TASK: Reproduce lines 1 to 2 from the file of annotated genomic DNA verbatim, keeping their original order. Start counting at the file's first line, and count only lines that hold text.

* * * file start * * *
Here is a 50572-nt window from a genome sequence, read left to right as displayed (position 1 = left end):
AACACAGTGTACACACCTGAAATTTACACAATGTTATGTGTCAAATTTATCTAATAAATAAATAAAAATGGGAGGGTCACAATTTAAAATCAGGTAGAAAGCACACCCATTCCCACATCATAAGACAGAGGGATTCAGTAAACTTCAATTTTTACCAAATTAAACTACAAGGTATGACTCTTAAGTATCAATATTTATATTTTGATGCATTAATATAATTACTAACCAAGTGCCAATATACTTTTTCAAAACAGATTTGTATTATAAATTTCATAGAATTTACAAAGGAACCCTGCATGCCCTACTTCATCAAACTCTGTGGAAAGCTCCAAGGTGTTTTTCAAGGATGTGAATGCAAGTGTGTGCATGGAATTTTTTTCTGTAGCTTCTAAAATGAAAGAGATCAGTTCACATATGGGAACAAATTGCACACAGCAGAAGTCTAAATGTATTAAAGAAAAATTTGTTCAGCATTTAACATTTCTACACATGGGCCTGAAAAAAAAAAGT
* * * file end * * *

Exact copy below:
Here is a 50572-nt window from a genome sequence, read left to right as displayed (position 1 = left end):
AACACAGTGTACACACCTGAAATTTACACAATGTTATGTGTCAAATTTATCTAATAAATAAATAAAAATGGGAGGGTCACAATTTAAAATCAGGTAGAAAGCACACCCATTCCCACATCATAAGACAGAGGGATTCAGTAAACTTCAATTTTTACCAAATTAAACTACAAGGTATGACTCTTAAGTATCAATATTTATATTTTGATGCATTAATATAATTACTAACCAAGTGCCAATATACTTTTTCAAAACAGATTTGTATTATAAATTTCATAGAATTTACAAAGGAACCCTGCATGCCCTACTTCATCAAACTCTGTGGAAAGCTCCAAGGTGTTTTTCAAGGATGTGAATGCAAGTGTGTGCATGGAATTTTTTTCTGTAGCTTCTAAAATGAAAGAGATCAGTTCACATATGGGAACAAATTGCACACAGCAGAAGTCTAAATGTATTAAAGAAAAATTTGTTCAGCATTTAACATTTCTACACATGGGCCTGAAAAAAAAAAGT